September 26, 2020
Lifestyle

Feature: Corpse Lily

Rafflesia Arnoldii commonly called the corpse lily or stinking corpse lily is a species of flowering plant in the parasitic genus Rafflesia. It is noted for producing the largest individual flower on Earth.

It has a very strong and unpleasant odour of decaying flesh, earning it the nickname “corpse flower” which is endemic to the rainforests of Sumatra and Borneo.

Rafflesia Arnoldii, also called kerubut (devil’s betelnut box), is one of the three national flowers in Indonesia, the other two being the white jasmine and moon orchid. It was officially recognized as a national “rare flower” in Presidential Decree No. 4 in 1993.

It lives as a parasite on several vines, which grow only in primary rainforests. Rafflesia lacks any observable leaves, stems or even roots and does not have chlorophyll, yet is still considered a vascular plant. Similar to fungi, individuals grow as thread-like strands of tissue completely embedded within and in intimate contact with surrounding host cells from which nutrients and water are obtained. It can only be seen outside the host plant when it is ready to reproduce.

 Perhaps the only part of Rafflesia that is identifiable as distinctly plant-like is the flowers, though even these are unusual since they attain massive proportions, have a reddish-brown colouration, and stink of rotting flesh. This scent attracts insects such as flies which then pollinate the rare plant. It is not to be confused with the titan arum, which is also commonly referred to as the “corpse flower” because of its repulsive odour.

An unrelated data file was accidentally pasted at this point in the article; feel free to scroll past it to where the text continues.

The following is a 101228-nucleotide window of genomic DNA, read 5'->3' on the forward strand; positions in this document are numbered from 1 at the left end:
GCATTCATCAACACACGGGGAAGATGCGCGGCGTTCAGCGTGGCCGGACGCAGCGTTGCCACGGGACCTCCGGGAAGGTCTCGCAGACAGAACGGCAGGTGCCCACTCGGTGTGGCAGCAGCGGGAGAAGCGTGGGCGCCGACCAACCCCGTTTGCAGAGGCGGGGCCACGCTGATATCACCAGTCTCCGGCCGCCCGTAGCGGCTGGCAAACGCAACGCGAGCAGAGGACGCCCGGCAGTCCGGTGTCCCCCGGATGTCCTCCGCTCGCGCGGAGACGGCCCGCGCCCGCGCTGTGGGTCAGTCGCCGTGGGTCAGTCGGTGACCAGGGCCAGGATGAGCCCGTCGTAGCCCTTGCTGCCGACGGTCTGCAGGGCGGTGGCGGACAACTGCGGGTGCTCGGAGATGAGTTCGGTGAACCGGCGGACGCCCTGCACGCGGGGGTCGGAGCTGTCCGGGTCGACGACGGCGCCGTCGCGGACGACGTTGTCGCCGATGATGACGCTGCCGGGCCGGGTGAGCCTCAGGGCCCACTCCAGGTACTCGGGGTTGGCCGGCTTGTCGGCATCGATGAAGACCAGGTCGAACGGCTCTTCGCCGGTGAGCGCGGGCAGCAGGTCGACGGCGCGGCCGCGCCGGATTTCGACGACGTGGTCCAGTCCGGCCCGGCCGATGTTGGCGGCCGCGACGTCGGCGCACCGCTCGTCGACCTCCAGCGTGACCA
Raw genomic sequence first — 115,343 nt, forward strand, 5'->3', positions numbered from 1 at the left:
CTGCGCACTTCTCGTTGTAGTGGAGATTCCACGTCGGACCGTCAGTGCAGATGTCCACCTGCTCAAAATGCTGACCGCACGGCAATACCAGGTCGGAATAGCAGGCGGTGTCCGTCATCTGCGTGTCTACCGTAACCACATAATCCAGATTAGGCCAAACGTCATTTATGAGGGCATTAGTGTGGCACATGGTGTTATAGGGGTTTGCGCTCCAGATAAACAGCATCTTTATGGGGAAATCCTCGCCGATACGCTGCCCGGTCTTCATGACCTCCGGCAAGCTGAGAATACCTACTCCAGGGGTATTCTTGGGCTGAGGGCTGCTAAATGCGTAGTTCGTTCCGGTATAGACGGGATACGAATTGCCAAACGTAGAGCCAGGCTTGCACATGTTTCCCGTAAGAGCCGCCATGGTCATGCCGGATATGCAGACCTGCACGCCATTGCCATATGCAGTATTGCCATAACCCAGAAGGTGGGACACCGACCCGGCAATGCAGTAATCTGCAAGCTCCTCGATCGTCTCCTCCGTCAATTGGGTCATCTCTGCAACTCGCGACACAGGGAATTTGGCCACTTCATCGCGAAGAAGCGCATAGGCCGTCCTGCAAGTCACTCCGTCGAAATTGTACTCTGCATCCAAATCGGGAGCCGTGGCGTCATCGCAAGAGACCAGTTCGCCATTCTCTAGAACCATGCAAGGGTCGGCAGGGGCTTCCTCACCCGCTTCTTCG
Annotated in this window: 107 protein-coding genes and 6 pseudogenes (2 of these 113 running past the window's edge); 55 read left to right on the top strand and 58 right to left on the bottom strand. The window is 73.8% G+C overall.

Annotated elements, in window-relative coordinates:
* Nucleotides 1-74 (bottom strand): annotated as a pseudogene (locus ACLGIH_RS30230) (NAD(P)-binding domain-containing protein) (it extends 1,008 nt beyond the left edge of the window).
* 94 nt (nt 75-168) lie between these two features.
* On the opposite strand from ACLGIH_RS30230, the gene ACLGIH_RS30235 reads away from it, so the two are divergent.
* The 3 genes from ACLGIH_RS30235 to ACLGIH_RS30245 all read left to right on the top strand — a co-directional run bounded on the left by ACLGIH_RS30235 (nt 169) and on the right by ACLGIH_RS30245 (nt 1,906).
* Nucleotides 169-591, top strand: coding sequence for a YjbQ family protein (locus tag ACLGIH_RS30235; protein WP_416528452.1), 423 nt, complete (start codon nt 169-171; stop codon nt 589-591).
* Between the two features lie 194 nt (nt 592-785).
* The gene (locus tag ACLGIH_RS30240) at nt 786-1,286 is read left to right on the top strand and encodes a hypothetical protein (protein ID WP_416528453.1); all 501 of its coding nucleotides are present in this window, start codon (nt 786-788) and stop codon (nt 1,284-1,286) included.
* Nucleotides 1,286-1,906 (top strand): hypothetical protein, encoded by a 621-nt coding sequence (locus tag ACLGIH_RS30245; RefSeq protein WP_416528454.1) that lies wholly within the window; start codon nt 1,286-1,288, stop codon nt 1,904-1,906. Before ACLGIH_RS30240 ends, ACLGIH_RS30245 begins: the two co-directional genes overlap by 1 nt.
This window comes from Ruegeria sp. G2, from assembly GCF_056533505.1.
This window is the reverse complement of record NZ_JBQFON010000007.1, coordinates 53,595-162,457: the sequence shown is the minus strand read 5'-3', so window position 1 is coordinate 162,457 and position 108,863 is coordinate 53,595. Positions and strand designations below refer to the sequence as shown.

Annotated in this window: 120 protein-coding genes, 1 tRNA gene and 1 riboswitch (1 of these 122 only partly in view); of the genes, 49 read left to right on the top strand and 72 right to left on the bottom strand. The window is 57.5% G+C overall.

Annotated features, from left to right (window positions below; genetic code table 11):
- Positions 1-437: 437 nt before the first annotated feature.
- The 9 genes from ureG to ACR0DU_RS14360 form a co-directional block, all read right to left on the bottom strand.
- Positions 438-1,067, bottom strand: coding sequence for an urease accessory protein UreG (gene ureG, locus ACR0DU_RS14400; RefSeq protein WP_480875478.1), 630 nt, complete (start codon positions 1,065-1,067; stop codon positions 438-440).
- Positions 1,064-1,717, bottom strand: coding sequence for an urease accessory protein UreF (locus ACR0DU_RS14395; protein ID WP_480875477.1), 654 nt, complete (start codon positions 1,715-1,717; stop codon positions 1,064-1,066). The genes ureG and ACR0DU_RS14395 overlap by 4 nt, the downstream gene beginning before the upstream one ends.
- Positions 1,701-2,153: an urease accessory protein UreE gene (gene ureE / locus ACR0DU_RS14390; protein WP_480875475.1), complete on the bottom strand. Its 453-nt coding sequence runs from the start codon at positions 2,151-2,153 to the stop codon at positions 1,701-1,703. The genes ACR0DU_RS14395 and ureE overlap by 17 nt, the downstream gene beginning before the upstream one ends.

Rafflesia Arnoldii is rare and fairly hard to locate. It is difficult to locate the flower in forests, as the buds take many months to develop and the flower lasts for just a few days. The flowers are unisexual and thus the proximity of male and female flowers is vital for successful pollination.

When Rafflesia is ready to reproduce, a tiny bud forms outside the root or stem of its host and develops over a period of a year. The cabbage-like head that develops eventually opens to reveal the flower. A foul smell of rotting meat attracts flies and beetles to pollinate successfully.

Culled from Wikipedia

          

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